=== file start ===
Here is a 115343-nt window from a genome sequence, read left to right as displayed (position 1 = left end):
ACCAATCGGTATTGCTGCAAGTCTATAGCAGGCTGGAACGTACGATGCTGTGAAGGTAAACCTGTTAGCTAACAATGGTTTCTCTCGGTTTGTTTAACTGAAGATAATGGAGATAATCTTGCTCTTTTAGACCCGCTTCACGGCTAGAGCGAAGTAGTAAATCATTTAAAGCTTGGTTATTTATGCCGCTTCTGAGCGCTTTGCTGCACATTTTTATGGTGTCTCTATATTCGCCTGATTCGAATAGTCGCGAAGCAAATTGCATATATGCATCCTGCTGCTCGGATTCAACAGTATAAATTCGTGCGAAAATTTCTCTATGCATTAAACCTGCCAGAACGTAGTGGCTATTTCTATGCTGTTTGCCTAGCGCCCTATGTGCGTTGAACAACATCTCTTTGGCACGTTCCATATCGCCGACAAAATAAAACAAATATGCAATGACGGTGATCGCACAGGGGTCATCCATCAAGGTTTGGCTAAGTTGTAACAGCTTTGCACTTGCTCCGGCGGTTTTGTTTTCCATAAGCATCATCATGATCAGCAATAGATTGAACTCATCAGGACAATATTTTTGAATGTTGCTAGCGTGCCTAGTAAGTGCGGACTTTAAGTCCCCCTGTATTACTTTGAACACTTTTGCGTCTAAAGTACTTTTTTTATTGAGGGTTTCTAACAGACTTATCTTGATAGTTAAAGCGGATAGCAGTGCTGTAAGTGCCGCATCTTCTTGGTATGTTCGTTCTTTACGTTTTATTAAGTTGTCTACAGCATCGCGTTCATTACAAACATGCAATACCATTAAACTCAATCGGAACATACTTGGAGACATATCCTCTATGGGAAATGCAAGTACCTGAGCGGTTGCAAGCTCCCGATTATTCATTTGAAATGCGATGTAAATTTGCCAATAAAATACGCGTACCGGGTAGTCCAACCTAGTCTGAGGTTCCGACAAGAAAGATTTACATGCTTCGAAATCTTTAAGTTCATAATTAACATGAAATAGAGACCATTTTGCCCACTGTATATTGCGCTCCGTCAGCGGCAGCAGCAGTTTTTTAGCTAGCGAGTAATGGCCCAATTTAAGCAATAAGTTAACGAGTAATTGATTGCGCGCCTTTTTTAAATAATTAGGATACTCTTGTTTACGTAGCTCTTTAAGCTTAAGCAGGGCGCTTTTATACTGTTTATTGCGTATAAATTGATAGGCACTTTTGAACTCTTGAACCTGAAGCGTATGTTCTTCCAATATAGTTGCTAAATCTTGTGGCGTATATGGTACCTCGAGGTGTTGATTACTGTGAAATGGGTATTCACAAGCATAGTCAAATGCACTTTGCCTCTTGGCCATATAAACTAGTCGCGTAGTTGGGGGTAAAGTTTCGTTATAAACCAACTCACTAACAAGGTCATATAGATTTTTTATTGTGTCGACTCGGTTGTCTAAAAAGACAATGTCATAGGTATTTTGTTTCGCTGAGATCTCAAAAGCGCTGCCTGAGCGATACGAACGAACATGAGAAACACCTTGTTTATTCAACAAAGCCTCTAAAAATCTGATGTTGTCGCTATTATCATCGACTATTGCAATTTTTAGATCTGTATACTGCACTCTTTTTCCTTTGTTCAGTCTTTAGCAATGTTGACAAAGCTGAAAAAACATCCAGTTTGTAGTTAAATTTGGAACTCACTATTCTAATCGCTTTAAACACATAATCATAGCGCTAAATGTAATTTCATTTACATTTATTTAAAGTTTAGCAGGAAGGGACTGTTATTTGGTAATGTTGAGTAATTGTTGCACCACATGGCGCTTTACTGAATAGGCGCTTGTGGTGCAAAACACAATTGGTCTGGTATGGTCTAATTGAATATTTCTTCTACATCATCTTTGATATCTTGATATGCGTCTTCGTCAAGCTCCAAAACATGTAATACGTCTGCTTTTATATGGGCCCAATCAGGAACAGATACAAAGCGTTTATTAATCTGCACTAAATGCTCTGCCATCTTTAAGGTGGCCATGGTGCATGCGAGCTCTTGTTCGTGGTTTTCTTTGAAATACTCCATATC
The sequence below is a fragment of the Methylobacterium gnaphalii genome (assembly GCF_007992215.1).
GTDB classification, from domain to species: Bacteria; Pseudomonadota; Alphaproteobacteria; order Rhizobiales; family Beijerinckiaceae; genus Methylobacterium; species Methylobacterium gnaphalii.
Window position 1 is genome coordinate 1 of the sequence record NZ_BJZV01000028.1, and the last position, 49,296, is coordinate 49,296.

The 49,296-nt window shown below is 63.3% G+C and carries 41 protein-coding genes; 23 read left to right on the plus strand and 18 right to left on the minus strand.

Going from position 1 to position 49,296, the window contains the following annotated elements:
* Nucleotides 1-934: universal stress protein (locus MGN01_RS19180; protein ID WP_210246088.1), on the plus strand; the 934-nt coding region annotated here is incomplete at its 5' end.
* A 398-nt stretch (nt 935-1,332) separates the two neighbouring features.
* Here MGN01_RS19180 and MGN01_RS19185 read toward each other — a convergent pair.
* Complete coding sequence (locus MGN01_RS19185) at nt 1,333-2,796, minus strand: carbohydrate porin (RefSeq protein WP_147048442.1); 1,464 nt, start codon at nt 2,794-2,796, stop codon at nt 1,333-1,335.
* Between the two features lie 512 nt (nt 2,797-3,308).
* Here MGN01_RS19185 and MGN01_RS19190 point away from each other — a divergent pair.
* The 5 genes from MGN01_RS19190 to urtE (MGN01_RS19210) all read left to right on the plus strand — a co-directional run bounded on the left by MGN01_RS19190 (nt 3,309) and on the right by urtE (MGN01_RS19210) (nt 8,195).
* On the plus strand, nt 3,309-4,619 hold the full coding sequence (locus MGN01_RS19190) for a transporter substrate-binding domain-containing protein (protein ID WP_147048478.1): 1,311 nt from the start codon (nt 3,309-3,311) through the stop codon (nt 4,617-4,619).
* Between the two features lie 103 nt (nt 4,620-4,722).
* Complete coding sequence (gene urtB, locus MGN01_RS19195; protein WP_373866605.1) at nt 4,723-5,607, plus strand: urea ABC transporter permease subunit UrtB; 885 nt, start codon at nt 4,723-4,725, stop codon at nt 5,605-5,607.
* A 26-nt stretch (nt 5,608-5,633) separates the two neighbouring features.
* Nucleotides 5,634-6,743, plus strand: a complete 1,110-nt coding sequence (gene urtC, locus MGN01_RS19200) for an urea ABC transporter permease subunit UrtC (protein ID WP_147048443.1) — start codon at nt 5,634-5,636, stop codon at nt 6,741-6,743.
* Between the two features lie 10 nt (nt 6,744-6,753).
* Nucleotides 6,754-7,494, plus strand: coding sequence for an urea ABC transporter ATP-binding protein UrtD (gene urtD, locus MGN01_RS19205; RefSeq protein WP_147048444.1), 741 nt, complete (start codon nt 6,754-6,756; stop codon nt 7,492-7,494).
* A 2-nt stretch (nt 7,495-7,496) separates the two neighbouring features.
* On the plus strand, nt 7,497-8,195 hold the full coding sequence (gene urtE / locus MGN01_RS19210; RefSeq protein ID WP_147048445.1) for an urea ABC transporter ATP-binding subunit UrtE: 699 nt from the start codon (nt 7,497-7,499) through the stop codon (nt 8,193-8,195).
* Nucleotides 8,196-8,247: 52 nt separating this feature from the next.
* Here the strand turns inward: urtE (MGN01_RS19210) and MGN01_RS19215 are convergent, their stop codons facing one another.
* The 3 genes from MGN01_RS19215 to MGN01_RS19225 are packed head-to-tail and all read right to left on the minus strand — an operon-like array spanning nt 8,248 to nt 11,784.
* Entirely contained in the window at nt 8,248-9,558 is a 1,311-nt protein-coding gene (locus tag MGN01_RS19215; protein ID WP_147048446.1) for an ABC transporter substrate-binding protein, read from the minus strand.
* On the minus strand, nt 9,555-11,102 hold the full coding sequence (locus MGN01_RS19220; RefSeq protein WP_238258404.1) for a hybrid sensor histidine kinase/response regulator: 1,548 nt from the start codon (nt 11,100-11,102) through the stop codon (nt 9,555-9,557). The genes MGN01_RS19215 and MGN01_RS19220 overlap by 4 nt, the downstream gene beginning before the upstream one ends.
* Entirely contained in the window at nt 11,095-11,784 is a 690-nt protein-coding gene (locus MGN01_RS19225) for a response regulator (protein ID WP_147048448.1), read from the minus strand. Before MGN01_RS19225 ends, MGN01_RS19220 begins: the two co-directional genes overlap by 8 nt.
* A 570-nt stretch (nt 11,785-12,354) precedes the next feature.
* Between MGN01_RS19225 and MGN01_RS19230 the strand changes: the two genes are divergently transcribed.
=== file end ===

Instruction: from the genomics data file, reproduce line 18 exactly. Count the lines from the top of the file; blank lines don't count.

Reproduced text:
* A 26-nt stretch (nt 5,608-5,633) separates the two neighbouring features.